Greece may have survived a confidence vote, but that doesn't answer the question of what comes next - for the country or the EU. DW's political correspondent Daphne Grathwohl argues for looking at the big picture.
Political unity, a stable euro, and shrinking mountains of debt - these were the signals that were supposed to come from the EU summit ten days ago on the eurozone crisis and rescuing Greece. The goal: calm the markets, strengthen Europe, and quiet the powder keg in Athens. Greece, however, only makes up a small - if explosive - part of the eurozone crisis. The embers have been glowing for quite some time in Italy.
After the EU summit, Greek Prime Minister George Papandreou delivered the results to the Greek public quite succinctly: debt relief and more bailout money. He devoted much more time to talking about the suffering of the Greek public, which would be rewarded in the long term for their efforts.
Despite Papandreou's efforts to get his people on board, it didn't have the desired calming effect. While the results of the summit calmed markets and reassured, for the time being, other eurozone governments, protests in Greece escalated.
People there are against the budget cuts, and the economy is suffocating. The opposition is using the miserable situation to achieve political gain.
Whatever reasons Papandreou may have had for his surprising announcement of a referendum on the latest bailout package, one thing was clear: the political unrest in little Greece has rocked the colossal EU in recent weeks.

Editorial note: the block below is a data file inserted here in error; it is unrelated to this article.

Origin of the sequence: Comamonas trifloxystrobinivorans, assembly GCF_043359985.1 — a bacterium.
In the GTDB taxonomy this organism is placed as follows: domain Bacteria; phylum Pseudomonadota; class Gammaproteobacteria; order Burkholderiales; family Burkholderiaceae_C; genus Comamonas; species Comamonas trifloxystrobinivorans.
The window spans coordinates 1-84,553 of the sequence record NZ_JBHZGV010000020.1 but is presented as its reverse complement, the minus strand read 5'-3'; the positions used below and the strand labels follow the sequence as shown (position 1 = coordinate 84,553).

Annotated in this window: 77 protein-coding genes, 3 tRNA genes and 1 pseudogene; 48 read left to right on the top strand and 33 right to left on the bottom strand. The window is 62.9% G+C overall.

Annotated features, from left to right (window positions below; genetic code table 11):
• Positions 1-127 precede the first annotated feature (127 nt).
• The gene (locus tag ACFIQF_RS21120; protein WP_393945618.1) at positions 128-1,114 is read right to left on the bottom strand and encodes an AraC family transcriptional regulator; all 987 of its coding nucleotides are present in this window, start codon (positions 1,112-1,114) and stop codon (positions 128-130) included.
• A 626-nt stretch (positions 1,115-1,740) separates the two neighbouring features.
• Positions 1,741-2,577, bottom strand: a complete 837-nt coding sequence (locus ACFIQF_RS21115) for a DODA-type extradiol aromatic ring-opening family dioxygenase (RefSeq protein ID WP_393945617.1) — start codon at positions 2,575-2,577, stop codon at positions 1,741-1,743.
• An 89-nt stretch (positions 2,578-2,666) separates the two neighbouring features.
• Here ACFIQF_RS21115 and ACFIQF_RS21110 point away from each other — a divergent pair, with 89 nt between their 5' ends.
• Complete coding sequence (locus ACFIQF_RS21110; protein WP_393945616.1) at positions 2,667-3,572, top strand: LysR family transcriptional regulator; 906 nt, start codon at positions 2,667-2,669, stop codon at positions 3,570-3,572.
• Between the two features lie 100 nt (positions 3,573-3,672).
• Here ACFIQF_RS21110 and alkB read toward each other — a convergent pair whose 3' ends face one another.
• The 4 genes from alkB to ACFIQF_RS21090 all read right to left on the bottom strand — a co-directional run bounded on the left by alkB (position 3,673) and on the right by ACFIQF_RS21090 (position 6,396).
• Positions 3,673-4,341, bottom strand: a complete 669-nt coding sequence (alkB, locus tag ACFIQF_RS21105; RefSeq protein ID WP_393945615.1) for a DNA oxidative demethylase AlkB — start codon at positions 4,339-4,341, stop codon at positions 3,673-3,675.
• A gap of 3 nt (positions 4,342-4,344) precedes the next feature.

Anyone following the way parliaments, banks, markets, and the G20 held their breath on Thursday as the rumors streamed from Athens until the referendum was finally off the table came to a conclusion: The EU is not a giant of powerful political unity. How would unrest of that kind in larger Italy or Spain manifest itself in the European Union?
Late of Friday and into Saturday morning, Papandreou won his vote of confidence. Does that mean the ship will steady itself? Hardly. Now, from within his own party, comes more conflict. How should the "national unity government" he is calling for actually work? How will such a government restore confidence of Greek citizens and the country's European partners? Everything will stay the way it was: even when the leading figures change, their motives don't, unfortunately, and that's true beyond Greece.
That's because when there is something to be won in the EU and the eurozone, all the countries are ready to take part. The export nation of Germany profits from the euro, but countries like Greece also benefit from a stable currency and low interest rates. But when it comes to paying for a - possibly painful - price for the stability of Europe, everyone runs in the other direction: Germany says it doesn't want to give up any sovereignty and be asked to dig too deep into its coffers.
France, of course, wants to protect its own banks. And Greece is clinging to its old, corrupt style of government and refuses structural reforms that have been needed for decades. Italy is behaving similarly.
What's missing is a common political agenda that convinces politicians and citizens that a strong Europe is in each country's best interest and that national interests are best pursued via the greater community. With theatrics like those of the past week crop up, how is Europe supposed to act as a political and economic heavyweight competing with China and India?
Author: Daphne Grathwohl / mz
Editor: Andreas Illmer